Issue: Whether defendant’s introduction of his/ her prior criminal record, after objection to its admissibility was overruled, waived the objection.
¶11. Under the doctrine of strategic waiver, also known as invited error, “[a] defendant cannot create his own error by deliberate choice of strategy and then ask to receive benefit from that error on appeal.” Vanlue, 87 Wis. 2d at 460-61. Thus, whether a defendant has strategically waived an objection is a question of law subject to de novo review. See State v. Ruud, 41 Wis. 2d 720, 726, 165 N.W.2d 153 (1969). One commentator has remarked that Wisconsin’s strategic waiver rule:
prevents a party from counterattacking with otherwise inadmissible evidence when he has deliberately chosen not to object with the aim of using the otherwise inadmissible evidence to his own advantage. . . . The flip side of this coin is that a party who does object to the use of inadmissible evidence by his opponent does not forgo his right to claim error on appeal merely because he makes an effort to use the same or similar evidence in a defensive fashion after he has failed in his effort to exclude the evidence.
1 Wigmore, Evidence § 15, at 733 n.3 (Tiller’s rev. 1983)(emphasis in original) (citing Vanlue, 87 Wis. 2d at 460-62). Thus, there is a distinction between a party’s use of objected to evidence for his own benefit and the use of such evidence purely for defensive purposes. Id., § 18, at 836-38 & n.37 (citing Vanlue, 87 Wis. 2d at 460-62).¶14. Vanlue is directly on point with the present case. However, the State argues that we should overrule the court of appeals’ holding in Vanlue regarding strategic waiver in light of Ohler v. United States, 529 U.S. 753 (2000); and State v. Frank, 2002 WI App 31, 250 Wis. 2d 95, 640 N.W.2d 198.
¶17. This court is not bound to follow Ohler. … While decisions of the Supreme Court interpreting the Federal Rules of Evidence may be persuasive authority, they are not binding on this court. State v. Blalock, 150 Wis. 2d 688, 702, 442 N.W.2d 514 (Ct. App. 1989). Ohler involved a judicial formulation of the strategic waiver rule to be used in federal courts; the Court’s ruling did not involve a question of federal constitutional law or a construction of the Federal Rules of Evidence. The Court’s formulation of the strategic waiver rule in Ohler is contrary to the approach Wisconsin courts have utilized. Finally, as the dissent recognized in Ohler, the majority’s holding is against the great weight of academic authority. See Ohler, 529 U.S. at 762-63 (Souter, J., dissenting)(collecting authority).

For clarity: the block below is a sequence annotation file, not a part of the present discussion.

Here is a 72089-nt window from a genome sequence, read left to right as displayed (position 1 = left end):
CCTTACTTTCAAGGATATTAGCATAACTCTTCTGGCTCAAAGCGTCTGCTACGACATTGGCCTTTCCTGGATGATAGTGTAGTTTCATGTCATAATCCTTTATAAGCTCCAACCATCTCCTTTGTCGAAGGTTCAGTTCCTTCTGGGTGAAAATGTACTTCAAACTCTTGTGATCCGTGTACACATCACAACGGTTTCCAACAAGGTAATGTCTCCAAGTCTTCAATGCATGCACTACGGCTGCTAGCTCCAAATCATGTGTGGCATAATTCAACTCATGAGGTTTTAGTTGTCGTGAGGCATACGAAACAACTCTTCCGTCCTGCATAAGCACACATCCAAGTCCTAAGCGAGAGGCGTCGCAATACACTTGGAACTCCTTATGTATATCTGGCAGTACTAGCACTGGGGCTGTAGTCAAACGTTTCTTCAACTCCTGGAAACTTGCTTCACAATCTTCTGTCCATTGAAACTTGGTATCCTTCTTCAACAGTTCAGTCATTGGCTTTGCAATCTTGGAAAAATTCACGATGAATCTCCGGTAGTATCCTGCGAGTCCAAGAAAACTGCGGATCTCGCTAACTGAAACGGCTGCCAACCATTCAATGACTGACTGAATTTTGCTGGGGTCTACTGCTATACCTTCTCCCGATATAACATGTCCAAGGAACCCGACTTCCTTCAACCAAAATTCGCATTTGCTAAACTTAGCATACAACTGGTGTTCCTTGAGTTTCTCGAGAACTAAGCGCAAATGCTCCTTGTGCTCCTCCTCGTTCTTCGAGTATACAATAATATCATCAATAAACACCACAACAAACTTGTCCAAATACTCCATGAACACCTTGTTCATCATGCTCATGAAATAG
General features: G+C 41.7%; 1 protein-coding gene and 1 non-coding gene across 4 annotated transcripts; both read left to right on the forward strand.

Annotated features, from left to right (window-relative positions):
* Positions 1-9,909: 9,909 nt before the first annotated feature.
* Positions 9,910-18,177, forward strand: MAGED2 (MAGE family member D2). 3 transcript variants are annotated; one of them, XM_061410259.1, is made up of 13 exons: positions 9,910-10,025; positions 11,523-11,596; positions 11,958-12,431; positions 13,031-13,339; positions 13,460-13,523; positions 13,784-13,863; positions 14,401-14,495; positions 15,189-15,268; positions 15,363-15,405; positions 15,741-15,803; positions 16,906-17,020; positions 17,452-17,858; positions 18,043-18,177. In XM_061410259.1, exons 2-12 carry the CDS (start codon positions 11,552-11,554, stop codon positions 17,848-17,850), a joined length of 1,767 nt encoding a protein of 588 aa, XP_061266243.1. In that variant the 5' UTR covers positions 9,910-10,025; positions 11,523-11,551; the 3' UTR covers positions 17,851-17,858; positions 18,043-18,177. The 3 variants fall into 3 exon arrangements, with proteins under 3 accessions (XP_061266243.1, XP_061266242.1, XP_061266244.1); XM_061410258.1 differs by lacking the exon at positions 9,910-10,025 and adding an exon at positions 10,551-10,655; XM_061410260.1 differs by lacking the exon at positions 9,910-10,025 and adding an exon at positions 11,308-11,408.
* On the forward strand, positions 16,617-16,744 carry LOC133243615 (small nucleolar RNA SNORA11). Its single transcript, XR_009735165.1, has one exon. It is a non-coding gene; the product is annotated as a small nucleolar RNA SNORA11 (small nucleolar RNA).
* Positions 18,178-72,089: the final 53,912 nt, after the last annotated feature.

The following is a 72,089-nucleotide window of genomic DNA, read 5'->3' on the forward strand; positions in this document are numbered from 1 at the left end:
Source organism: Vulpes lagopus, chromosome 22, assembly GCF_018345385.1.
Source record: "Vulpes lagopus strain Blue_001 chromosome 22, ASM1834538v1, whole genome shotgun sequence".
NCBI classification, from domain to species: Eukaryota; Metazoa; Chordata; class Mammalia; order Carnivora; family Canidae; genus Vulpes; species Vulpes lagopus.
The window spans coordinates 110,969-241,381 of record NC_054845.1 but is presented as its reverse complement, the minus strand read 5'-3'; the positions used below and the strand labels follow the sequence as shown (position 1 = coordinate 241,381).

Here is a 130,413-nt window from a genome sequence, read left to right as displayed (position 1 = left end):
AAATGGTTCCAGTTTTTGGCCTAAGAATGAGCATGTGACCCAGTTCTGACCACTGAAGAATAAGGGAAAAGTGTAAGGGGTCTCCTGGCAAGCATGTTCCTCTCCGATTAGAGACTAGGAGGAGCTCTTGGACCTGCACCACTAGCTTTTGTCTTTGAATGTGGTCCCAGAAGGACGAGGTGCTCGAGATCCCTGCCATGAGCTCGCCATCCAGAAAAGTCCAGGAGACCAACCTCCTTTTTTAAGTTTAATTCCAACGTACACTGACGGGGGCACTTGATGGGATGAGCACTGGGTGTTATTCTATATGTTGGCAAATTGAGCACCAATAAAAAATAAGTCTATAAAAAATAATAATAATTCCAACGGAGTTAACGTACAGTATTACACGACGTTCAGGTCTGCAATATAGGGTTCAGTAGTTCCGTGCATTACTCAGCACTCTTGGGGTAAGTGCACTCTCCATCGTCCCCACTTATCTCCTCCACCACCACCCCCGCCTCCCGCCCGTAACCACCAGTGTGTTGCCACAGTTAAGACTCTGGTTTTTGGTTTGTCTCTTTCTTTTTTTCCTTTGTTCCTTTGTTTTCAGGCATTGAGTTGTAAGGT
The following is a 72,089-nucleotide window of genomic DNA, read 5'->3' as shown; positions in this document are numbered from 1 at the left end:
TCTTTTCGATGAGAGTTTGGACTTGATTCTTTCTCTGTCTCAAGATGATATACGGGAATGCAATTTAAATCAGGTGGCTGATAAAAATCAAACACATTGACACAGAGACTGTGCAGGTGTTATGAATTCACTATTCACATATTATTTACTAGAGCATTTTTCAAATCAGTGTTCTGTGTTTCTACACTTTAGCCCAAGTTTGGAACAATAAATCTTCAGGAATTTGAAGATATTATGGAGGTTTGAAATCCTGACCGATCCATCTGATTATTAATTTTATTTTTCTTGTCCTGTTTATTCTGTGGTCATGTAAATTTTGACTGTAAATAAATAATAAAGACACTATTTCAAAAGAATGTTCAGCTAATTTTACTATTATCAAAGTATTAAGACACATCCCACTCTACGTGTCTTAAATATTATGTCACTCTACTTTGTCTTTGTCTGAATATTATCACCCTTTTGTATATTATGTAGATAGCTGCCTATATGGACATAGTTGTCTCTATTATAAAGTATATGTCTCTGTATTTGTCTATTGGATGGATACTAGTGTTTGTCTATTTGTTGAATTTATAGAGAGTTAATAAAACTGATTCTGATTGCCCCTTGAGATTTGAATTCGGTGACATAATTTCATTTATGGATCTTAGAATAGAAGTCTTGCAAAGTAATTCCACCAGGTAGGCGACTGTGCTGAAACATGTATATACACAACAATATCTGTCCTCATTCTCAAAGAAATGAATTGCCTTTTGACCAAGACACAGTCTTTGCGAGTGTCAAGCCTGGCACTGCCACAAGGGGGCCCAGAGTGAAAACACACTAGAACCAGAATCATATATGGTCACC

¶18. … Therefore, we conclude that the court of appeals’ formulation of the strategic waiver doctrine in Vanlue was correct and hold that under Wisconsin law, a defendant does not commit strategic waiver when he unsuccessfully objects to the introduction of evidence and preemptively introduces the evidence in an attempt to mitigate its prejudicial effect.
To date, Wisconsin decisions typically have followed federal decisions, especially the Supreme Court, interpreting FRE. After all, our evidence code was adopted from FRE. That alone makes this decision interesting. Federal decisions no doubt remain “persuasive,” but there’s now some wiggle room. Whether that’s a good thing in any given case remains to be seen, but this particular case is a fine example of federalism, one state choosing to go its own way. (Now, if federalism fever would only spread to search and seizure doctrine … )
Also note: The seminal case in this area, U.S. v. Luce, 468 U.S. 38 (1984), holds that a defendant must testify in order to preserve a challenge to an in limine ruling allowing impeachment with prior convictions; that holding was cited with approval in State v. Frank, 2002 WI App 31, 250 Wis. 2d 95, 640 N.W.2d 198. Our court obviously deemed that situation distinguishable from Gary M.B.’s. But the cautious practitioner will be sensitive to the possibility of the extension of Ohler into other areas; see discussion, for example, in People v. Boyd, MI SCt No. 118021, 7/1/04 (extending rule so that “to preserve for appellate review a challenge to a trial court’s ruling in limine allowing into evidence a defendant’s exercise of his Fifth Amendment privilege, the defendant must testify at trial”).